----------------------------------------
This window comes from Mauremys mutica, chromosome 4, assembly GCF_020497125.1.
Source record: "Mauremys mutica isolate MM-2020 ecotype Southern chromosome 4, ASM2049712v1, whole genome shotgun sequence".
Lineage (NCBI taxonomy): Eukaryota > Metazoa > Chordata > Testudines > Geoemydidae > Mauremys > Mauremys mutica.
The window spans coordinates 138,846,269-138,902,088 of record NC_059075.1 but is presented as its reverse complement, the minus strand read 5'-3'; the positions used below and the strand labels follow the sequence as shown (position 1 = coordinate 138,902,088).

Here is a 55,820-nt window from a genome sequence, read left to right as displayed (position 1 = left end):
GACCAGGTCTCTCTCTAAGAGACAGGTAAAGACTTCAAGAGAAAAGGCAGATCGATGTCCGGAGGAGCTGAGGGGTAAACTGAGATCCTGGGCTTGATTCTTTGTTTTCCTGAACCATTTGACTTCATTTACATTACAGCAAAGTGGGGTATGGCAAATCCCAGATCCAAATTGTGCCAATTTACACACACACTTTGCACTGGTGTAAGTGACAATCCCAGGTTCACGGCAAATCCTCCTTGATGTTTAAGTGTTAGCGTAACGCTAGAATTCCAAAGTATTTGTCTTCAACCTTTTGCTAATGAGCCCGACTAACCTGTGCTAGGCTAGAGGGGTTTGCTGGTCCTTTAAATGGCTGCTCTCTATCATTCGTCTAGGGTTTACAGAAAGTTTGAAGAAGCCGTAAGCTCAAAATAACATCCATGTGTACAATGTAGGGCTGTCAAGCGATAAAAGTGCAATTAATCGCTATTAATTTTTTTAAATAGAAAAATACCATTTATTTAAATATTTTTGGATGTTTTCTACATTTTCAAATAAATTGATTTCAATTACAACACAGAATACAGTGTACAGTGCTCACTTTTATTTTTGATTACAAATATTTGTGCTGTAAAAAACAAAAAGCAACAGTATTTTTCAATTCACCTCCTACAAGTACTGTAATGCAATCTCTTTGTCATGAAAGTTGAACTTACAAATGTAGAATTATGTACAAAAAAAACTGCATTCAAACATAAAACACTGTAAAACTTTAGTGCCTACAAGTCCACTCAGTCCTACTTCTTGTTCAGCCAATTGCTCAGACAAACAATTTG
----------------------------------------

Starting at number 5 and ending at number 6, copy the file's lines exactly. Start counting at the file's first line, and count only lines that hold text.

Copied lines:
Here is a 55,820-nt window from a genome sequence, read left to right as displayed (position 1 = left end):
GACCAGGTCTCTCTCTAAGAGACAGGTAAAGACTTCAAGAGAAAAGGCAGATCGATGTCCGGAGGAGCTGAGGGGTAAACTGAGATCCTGGGCTTGATTCTTTGTTTTCCTGAACCATTTGACTTCATTTACATTACAGCAAAGTGGGGTATGGCAAATCCCAGATCCAAATTGTGCCAATTTACACACACACTTTGCACTGGTGTAAGTGACAATCCCAGGTTCACGGCAAATCCTCCTTGATGTTTAAGTGTTAGCGTAACGCTAGAATTCCAAAGTATTTGTCTTCAACCTTTTGCTAATGAGCCCGACTAACCTGTGCTAGGCTAGAGGGGTTTGCTGGTCCTTTAAATGGCTGCTCTCTATCATTCGTCTAGGGTTTACAGAAAGTTTGAAGAAGCCGTAAGCTCAAAATAACATCCATGTGTACAATGTAGGGCTGTCAAGCGATAAAAGTGCAATTAATCGCTATTAATTTTTTTAAATAGAAAAATACCATTTATTTAAATATTTTTGGATGTTTTCTACATTTTCAAATAAATTGATTTCAATTACAACACAGAATACAGTGTACAGTGCTCACTTTTATTTTTGATTACAAATATTTGTGCTGTAAAAAACAAAAAGCAACAGTATTTTTCAATTCACCTCCTACAAGTACTGTAATGCAATCTCTTTGTCATGAAAGTTGAACTTACAAATGTAGAATTATGTACAAAAAAAACTGCATTCAAACATAAAACACTGTAAAACTTTAGTGCCTACAAGTCCACTCAGTCCTACTTCTTGTTCAGCCAATTGCTCAGACAAACAATTTG